Crime

Life prison term for ex-South Miami High student who murdered father

Jason Beckman has little reaction after Judge Rodney Smith sentenced him to life in prison for the first degree murder of his father, South Miami City Commissioner Jay Beckman in April 2009. Beckman was 17 years old when he shot and killed his father while his father was showering in their South Miami home.
Jason Beckman has little reaction after Judge Rodney Smith sentenced him to life in prison for the first degree murder of his father, South Miami City Commissioner Jay Beckman in April 2009. Beckman was 17 years old when he shot and killed his father while his father was showering in their South Miami home. Miami Herald Staff

Jason Beckman, the ex-South Miami High student who killed his politician father with a shotgun blast to the head, didn’t shy away from a harsh sentence.

“If you feel a life sentence is appropriate, then you sentence me,” the gangly young man told a judge.

But Beckman also asked Miami-Dade Circuit Judge Rodney Smith for something else: His own opinion on the case. The judge didn’t hold back.

“You are very vengeful,” Smith told him Friday in court. “Like a ticking time bomb waiting to explode.”

So Smith sentenced Beckman, 22, to life in prison for the slaying of Jay Beckman, the South Miami city commissioner whose death sent shock waves through the small city.

The case was even more unusual because Beckman – 17 at the time of the killing – suffers from a mild form of autism characterized by above-average intelligence.

Friday’s sentence came more than a year after jurors convicted Beckman of first-degree murder. Prosecutors said that in April 2009, he methodically assembled a 12-gauge shotgun, loaded the weapon and walked into the bathroom where his 52-year-old father was showering.

Defense lawyers suggested the shooting was unintentional.

But prosecutors portrayed Beckman as a teen who openly loathed his widowed father and openly talked about wanting to kill him. South Miami High students testified about Beckman’s seething hatred of his father, a civil engineer and president of a local homeowners association.

The students also talked about Beckman’s “List,” an ever-changing document that the teen kept chronicling his enemies, his father always at the top with a “Five” next to his name.

Jurors also heard that Beckman grew angry after the man mockingly joked that the teen “wouldn’t know what do” with bombshell actress Megan Fox.

Beckman’s sentencing was delayed for over a year because of legal wrangling. The judge certainly had weighty issues to mull.

Because of a 2012 U.S. Supreme Court ruling, juveniles in Florida can no longer be sentenced to an automatic life sentence for first-degree murder. Judges must consider evidence of their youth, though they can still sentence a defendant to life.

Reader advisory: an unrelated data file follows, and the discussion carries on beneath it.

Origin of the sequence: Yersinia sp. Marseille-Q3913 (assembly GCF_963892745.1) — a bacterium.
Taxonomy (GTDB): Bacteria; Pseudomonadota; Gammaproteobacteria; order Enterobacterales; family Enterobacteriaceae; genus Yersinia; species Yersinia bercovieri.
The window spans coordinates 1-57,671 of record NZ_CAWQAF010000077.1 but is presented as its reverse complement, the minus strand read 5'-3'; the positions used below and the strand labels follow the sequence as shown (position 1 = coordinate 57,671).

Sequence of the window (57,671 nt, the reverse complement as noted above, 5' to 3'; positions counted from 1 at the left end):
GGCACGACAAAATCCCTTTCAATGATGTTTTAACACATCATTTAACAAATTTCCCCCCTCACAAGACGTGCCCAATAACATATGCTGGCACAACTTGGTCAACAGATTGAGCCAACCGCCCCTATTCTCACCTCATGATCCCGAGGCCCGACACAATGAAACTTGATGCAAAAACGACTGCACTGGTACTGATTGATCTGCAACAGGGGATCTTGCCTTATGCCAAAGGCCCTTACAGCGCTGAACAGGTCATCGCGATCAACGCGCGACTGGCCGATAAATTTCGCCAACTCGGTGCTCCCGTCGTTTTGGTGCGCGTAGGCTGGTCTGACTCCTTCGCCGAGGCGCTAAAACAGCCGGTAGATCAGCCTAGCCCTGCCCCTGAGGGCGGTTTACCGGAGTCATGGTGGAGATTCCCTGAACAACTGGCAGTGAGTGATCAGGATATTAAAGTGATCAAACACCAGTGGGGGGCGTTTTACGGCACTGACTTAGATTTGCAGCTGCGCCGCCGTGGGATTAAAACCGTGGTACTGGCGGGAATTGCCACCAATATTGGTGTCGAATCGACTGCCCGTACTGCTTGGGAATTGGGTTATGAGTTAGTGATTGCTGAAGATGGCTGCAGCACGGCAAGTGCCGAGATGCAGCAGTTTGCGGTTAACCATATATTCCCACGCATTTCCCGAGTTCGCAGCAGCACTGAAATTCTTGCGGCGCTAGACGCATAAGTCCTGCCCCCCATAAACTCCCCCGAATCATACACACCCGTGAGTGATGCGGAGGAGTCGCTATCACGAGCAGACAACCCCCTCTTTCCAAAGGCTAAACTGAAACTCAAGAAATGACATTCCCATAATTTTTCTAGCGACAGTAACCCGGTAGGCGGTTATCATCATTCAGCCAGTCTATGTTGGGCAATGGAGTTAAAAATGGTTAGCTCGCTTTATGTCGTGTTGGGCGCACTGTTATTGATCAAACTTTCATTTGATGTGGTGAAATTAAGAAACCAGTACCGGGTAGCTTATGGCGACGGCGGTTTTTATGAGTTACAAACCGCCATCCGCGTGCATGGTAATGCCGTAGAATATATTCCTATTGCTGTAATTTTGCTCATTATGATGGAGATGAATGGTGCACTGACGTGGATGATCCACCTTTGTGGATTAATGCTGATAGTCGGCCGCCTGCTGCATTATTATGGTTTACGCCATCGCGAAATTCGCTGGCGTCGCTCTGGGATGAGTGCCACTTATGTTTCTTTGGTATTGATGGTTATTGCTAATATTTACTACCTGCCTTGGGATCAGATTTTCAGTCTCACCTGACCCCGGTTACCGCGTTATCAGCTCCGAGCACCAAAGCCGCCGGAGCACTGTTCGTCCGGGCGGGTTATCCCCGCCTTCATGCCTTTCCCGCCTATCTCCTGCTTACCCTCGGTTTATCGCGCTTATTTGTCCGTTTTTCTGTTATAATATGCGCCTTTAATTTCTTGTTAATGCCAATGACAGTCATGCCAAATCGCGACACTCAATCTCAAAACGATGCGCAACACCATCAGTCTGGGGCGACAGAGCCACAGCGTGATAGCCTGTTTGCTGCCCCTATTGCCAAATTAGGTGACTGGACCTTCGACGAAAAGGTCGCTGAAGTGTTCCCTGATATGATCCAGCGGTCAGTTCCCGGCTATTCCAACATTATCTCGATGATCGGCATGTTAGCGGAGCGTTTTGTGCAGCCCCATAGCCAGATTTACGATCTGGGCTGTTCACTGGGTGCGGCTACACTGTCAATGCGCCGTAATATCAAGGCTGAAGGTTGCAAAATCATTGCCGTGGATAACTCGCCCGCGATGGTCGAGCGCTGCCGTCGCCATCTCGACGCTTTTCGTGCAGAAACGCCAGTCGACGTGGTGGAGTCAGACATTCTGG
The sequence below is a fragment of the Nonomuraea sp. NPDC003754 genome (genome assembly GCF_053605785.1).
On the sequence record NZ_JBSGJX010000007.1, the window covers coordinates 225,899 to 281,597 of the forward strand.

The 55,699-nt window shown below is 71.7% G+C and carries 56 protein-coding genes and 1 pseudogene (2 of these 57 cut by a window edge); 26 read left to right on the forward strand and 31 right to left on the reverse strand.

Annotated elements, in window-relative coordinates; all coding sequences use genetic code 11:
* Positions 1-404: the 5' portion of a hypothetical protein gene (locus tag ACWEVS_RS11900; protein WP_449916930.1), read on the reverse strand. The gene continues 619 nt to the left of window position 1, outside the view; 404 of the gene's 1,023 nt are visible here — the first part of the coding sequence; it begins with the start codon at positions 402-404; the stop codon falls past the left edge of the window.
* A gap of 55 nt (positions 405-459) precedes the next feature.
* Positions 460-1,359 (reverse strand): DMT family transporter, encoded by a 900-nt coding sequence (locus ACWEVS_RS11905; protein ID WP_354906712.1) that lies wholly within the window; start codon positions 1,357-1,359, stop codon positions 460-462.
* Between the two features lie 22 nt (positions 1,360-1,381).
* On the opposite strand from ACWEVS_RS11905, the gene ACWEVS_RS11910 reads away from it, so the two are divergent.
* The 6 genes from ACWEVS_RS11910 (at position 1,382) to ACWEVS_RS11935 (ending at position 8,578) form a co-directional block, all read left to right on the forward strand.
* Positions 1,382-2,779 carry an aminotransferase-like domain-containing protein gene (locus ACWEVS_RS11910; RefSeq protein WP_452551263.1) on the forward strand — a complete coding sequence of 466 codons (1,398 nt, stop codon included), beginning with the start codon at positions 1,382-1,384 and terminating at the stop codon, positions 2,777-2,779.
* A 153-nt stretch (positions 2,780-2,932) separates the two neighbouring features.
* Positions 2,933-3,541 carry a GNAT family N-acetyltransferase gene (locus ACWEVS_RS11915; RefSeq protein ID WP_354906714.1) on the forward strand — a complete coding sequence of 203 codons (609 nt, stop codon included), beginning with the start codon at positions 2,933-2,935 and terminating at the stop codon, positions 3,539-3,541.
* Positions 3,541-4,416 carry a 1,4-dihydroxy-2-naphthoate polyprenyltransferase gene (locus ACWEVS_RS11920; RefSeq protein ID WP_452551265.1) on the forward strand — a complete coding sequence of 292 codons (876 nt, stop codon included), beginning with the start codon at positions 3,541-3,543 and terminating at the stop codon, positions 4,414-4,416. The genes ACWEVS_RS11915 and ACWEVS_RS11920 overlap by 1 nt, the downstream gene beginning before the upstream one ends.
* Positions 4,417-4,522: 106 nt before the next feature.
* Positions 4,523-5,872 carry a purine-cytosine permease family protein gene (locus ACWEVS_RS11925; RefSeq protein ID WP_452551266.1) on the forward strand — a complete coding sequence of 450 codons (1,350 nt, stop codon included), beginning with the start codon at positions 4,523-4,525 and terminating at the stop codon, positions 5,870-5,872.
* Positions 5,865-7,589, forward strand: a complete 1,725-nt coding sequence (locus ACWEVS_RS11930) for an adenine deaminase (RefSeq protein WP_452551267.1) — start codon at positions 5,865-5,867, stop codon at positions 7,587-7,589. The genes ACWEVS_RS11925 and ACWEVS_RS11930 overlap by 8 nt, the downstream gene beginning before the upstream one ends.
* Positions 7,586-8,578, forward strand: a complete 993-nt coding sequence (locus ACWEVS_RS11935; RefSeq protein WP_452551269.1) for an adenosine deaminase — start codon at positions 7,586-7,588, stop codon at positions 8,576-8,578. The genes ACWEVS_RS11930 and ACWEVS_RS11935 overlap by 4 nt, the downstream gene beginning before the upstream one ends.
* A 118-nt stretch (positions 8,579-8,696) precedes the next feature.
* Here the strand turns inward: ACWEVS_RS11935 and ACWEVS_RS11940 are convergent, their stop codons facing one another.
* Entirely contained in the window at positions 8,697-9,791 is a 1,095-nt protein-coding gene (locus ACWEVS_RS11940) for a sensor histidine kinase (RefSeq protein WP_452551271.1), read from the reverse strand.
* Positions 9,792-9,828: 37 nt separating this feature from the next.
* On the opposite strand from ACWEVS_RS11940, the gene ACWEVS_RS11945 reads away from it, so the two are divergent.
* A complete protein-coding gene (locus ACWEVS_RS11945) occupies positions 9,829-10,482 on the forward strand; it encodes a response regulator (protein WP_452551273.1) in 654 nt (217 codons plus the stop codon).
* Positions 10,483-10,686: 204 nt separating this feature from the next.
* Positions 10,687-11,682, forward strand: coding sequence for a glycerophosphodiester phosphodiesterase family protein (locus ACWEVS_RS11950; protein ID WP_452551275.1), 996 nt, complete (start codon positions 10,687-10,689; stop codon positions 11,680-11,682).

At a Dec. 5 sentencing hearing, the defense underscored his socially awkward demeanor and the bare-boned conditions in which he lived with his father. He was also bullied at school, defense lawyer Herb Smith said.

“It was hell in school. It was hell at home,” Smith said. “That was his life growing up.

Psychologist Michelle Reitman said Beckman had trouble interacting with peers because of his Asperger’s Syndrome, which is characterized by the inability to form meaningful relationships.

“He didn’t participate in school events,” she said. “As far I can tell there were no friends.”

But Reitman also admitted that Asperger’s was no excuse for murder – and that Beckman had been diagnosed with “narcissistic personality disorder.”

Prosecutor Gail Levine showed the psychologist a graphic drawing done by Beckman showing a woman being sexually attacked.

“He has had a preoccupation with violence in the past,” Reitman admitted.

Judge Smith took more than two weeks to consider his decision.

On Friday, the only person left to testify was Beckman. He wore a red jumpsuit reserved for high-profile inmates. In halting monotone speech, Beckman ripped his lawyer as a “clown.” But he also apologized.

“I recognize my mistake. My father shouldn’t be dead. I wish he were here,” Beckman said. “I loved him and really could have improved my relationship with him.”

But Beckman – who has said he likes the regimented life behind bars – did not beg for leniency. Instead, he told the judge to sentence him to what “he feels is appropriate.”

Said Smith: “I do believe a life sentence is justified in this case.”

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